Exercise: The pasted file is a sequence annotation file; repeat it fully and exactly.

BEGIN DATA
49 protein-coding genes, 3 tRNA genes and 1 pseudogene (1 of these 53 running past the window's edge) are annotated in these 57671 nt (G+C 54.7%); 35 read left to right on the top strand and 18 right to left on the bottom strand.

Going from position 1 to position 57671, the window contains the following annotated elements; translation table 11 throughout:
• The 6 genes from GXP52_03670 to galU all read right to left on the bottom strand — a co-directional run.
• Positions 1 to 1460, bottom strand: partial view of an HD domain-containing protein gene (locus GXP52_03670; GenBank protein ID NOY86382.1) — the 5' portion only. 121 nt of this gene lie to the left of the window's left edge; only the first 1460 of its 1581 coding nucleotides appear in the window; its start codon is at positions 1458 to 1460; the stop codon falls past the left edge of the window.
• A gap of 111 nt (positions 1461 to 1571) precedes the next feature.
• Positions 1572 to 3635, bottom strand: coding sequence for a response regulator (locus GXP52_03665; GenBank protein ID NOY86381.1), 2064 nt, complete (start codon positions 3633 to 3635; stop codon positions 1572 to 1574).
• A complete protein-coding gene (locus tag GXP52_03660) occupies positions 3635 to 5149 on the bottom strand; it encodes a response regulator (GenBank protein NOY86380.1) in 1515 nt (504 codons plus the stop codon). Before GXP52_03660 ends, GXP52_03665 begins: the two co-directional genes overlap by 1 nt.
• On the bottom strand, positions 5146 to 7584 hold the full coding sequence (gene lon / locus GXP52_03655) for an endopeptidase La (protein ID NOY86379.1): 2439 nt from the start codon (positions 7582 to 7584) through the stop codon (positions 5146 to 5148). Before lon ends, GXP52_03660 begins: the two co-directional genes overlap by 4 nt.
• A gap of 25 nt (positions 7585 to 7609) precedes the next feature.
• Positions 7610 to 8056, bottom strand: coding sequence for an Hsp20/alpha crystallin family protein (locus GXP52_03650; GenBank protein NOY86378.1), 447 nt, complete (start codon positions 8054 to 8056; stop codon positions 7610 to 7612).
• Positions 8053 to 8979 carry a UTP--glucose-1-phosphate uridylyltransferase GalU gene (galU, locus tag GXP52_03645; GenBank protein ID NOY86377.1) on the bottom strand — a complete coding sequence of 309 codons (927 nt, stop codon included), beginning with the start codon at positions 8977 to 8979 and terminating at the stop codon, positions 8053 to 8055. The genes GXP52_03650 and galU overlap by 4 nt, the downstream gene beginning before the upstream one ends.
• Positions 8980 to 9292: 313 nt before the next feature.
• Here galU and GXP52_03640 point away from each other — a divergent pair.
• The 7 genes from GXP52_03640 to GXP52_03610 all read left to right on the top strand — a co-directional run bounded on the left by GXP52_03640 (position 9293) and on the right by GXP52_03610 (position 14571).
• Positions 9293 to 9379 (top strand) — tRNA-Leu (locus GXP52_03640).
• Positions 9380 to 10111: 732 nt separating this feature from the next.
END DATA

49 protein-coding genes, 3 tRNA genes and 1 pseudogene (1 of these 53 running past the window's edge) are annotated in these 57671 nt (G+C 54.7%); 35 read left to right on the top strand and 18 right to left on the bottom strand.

Going from position 1 to position 57671, the window contains the following annotated elements; translation table 11 throughout:
• The 6 genes from GXP52_03670 to galU all read right to left on the bottom strand — a co-directional run.
• Positions 1 to 1460, bottom strand: partial view of an HD domain-containing protein gene (locus GXP52_03670; GenBank protein ID NOY86382.1) — the 5' portion only. 121 nt of this gene lie to the left of the window's left edge; only the first 1460 of its 1581 coding nucleotides appear in the window; its start codon is at positions 1458 to 1460; the stop codon falls past the left edge of the window.
• A gap of 111 nt (positions 1461 to 1571) precedes the next feature.
• Positions 1572 to 3635, bottom strand: coding sequence for a response regulator (locus GXP52_03665; GenBank protein ID NOY86381.1), 2064 nt, complete (start codon positions 3633 to 3635; stop codon positions 1572 to 1574).
• A complete protein-coding gene (locus tag GXP52_03660) occupies positions 3635 to 5149 on the bottom strand; it encodes a response regulator (GenBank protein NOY86380.1) in 1515 nt (504 codons plus the stop codon). Before GXP52_03660 ends, GXP52_03665 begins: the two co-directional genes overlap by 1 nt.
• On the bottom strand, positions 5146 to 7584 hold the full coding sequence (gene lon / locus GXP52_03655) for an endopeptidase La (protein ID NOY86379.1): 2439 nt from the start codon (positions 7582 to 7584) through the stop codon (positions 5146 to 5148). Before lon ends, GXP52_03660 begins: the two co-directional genes overlap by 4 nt.
• A gap of 25 nt (positions 7585 to 7609) precedes the next feature.
• Positions 7610 to 8056, bottom strand: coding sequence for an Hsp20/alpha crystallin family protein (locus GXP52_03650; GenBank protein NOY86378.1), 447 nt, complete (start codon positions 8054 to 8056; stop codon positions 7610 to 7612).
• Positions 8053 to 8979 carry a UTP--glucose-1-phosphate uridylyltransferase GalU gene (galU, locus tag GXP52_03645; GenBank protein ID NOY86377.1) on the bottom strand — a complete coding sequence of 309 codons (927 nt, stop codon included), beginning with the start codon at positions 8977 to 8979 and terminating at the stop codon, positions 8053 to 8055. The genes GXP52_03650 and galU overlap by 4 nt, the downstream gene beginning before the upstream one ends.
• Positions 8980 to 9292: 313 nt before the next feature.
• Here galU and GXP52_03640 point away from each other — a divergent pair.
• The 7 genes from GXP52_03640 to GXP52_03610 all read left to right on the top strand — a co-directional run bounded on the left by GXP52_03640 (position 9293) and on the right by GXP52_03610 (position 14571).
• Positions 9293 to 9379 (top strand) — tRNA-Leu (locus GXP52_03640).
• Positions 9380 to 10111: 732 nt separating this feature from the next.